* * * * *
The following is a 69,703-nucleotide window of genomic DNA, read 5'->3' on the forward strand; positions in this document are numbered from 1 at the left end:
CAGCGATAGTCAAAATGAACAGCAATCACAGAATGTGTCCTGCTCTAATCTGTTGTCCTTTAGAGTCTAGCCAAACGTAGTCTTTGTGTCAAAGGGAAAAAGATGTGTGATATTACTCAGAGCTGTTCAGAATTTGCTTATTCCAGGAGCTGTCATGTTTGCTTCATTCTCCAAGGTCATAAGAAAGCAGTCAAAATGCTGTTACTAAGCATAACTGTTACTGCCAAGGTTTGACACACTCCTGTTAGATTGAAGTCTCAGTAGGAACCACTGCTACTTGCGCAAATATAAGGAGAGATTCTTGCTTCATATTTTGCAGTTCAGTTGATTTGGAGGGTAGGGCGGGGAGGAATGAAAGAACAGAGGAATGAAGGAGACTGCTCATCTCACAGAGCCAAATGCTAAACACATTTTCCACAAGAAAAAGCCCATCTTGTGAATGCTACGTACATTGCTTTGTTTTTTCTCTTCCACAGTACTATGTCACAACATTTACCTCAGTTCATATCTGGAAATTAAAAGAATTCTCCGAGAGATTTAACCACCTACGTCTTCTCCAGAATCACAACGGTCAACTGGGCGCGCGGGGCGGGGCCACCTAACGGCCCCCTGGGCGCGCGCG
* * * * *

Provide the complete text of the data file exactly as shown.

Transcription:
The following is a 69,703-nucleotide window of genomic DNA, read 5'->3' on the forward strand; positions in this document are numbered from 1 at the left end:
CAGCGATAGTCAAAATGAACAGCAATCACAGAATGTGTCCTGCTCTAATCTGTTGTCCTTTAGAGTCTAGCCAAACGTAGTCTTTGTGTCAAAGGGAAAAAGATGTGTGATATTACTCAGAGCTGTTCAGAATTTGCTTATTCCAGGAGCTGTCATGTTTGCTTCATTCTCCAAGGTCATAAGAAAGCAGTCAAAATGCTGTTACTAAGCATAACTGTTACTGCCAAGGTTTGACACACTCCTGTTAGATTGAAGTCTCAGTAGGAACCACTGCTACTTGCGCAAATATAAGGAGAGATTCTTGCTTCATATTTTGCAGTTCAGTTGATTTGGAGGGTAGGGCGGGGAGGAATGAAAGAACAGAGGAATGAAGGAGACTGCTCATCTCACAGAGCCAAATGCTAAACACATTTTCCACAAGAAAAAGCCCATCTTGTGAATGCTACGTACATTGCTTTGTTTTTTCTCTTCCACAGTACTATGTCACAACATTTACCTCAGTTCATATCTGGAAATTAAAAGAATTCTCCGAGAGATTTAACCACCTACGTCTTCTCCAGAATCACAACGGTCAACTGGGCGCGCGGGGCGGGGCCACCTAACGGCCCCCTGGGCGCGCGCG